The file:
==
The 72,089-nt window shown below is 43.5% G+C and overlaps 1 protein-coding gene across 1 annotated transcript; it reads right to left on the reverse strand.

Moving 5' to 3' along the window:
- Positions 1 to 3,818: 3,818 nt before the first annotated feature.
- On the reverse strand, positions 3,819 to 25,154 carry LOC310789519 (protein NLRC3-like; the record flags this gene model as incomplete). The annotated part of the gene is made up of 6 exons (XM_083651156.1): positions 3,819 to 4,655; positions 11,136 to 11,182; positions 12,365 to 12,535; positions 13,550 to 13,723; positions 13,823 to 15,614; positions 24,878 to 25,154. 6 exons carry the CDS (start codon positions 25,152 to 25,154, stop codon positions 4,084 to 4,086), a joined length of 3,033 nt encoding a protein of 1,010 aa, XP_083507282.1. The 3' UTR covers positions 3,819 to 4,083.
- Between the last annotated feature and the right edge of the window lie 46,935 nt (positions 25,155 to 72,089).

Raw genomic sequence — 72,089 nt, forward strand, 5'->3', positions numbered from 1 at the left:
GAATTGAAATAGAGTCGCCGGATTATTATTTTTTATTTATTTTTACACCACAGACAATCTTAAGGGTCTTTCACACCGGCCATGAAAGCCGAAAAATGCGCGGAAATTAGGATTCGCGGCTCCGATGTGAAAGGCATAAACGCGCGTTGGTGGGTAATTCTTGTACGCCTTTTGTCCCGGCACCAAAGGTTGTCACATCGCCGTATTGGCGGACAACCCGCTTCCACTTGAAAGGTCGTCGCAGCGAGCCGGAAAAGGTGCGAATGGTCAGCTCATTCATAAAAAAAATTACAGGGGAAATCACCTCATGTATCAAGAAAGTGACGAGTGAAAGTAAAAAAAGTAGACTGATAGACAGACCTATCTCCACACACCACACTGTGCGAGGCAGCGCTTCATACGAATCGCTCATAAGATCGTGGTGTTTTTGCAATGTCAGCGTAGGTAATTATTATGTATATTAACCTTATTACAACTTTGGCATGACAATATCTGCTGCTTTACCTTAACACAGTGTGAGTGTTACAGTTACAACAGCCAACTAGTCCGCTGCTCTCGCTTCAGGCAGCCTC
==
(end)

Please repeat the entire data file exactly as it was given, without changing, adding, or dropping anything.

The 72,089-nt window shown below is 43.5% G+C and overlaps 1 protein-coding gene across 1 annotated transcript; it reads right to left on the reverse strand.

Moving 5' to 3' along the window:
- Positions 1 to 3,818: 3,818 nt before the first annotated feature.
- On the reverse strand, positions 3,819 to 25,154 carry LOC310789519 (protein NLRC3-like; the record flags this gene model as incomplete). The annotated part of the gene is made up of 6 exons (XM_083651156.1): positions 3,819 to 4,655; positions 11,136 to 11,182; positions 12,365 to 12,535; positions 13,550 to 13,723; positions 13,823 to 15,614; positions 24,878 to 25,154. 6 exons carry the CDS (start codon positions 25,152 to 25,154, stop codon positions 4,084 to 4,086), a joined length of 3,033 nt encoding a protein of 1,010 aa, XP_083507282.1. The 3' UTR covers positions 3,819 to 4,083.
- Between the last annotated feature and the right edge of the window lie 46,935 nt (positions 25,155 to 72,089).

Raw genomic sequence — 72,089 nt, forward strand, 5'->3', positions numbered from 1 at the left:
GAATTGAAATAGAGTCGCCGGATTATTATTTTTTATTTATTTTTACACCACAGACAATCTTAAGGGTCTTTCACACCGGCCATGAAAGCCGAAAAATGCGCGGAAATTAGGATTCGCGGCTCCGATGTGAAAGGCATAAACGCGCGTTGGTGGGTAATTCTTGTACGCCTTTTGTCCCGGCACCAAAGGTTGTCACATCGCCGTATTGGCGGACAACCCGCTTCCACTTGAAAGGTCGTCGCAGCGAGCCGGAAAAGGTGCGAATGGTCAGCTCATTCATAAAAAAAATTACAGGGGAAATCACCTCATGTATCAAGAAAGTGACGAGTGAAAGTAAAAAAAGTAGACTGATAGACAGACCTATCTCCACACACCACACTGTGCGAGGCAGCGCTTCATACGAATCGCTCATAAGATCGTGGTGTTTTTGCAATGTCAGCGTAGGTAATTATTATGTATATTAACCTTATTACAACTTTGGCATGACAATATCTGCTGCTTTACCTTAACACAGTGTGAGTGTTACAGTTACAACAGCCAACTAGTCCGCTGCTCTCGCTTCAGGCAGCCTC